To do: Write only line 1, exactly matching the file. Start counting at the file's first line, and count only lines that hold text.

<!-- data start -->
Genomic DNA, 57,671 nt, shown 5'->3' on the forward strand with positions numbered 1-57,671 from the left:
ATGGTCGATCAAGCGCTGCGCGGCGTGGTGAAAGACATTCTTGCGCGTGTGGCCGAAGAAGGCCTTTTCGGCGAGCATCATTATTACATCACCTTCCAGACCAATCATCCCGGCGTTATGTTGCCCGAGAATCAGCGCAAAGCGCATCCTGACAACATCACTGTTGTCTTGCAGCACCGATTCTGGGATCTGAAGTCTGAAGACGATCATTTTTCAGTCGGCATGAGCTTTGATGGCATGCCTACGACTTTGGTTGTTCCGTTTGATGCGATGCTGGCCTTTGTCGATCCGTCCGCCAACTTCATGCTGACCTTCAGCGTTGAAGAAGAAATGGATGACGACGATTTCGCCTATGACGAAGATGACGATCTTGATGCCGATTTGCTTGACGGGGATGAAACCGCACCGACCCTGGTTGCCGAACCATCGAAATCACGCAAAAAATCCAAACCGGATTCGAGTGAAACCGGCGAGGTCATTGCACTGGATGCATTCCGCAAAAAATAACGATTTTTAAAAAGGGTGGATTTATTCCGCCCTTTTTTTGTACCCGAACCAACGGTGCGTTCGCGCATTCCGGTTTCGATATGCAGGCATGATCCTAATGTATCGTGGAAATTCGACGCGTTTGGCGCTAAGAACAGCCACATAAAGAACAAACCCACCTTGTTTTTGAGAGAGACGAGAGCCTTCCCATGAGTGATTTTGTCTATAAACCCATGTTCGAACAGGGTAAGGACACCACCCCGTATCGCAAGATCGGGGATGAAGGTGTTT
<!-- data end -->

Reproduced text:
Genomic DNA, 57,671 nt, shown 5'->3' on the forward strand with positions numbered 1-57,671 from the left: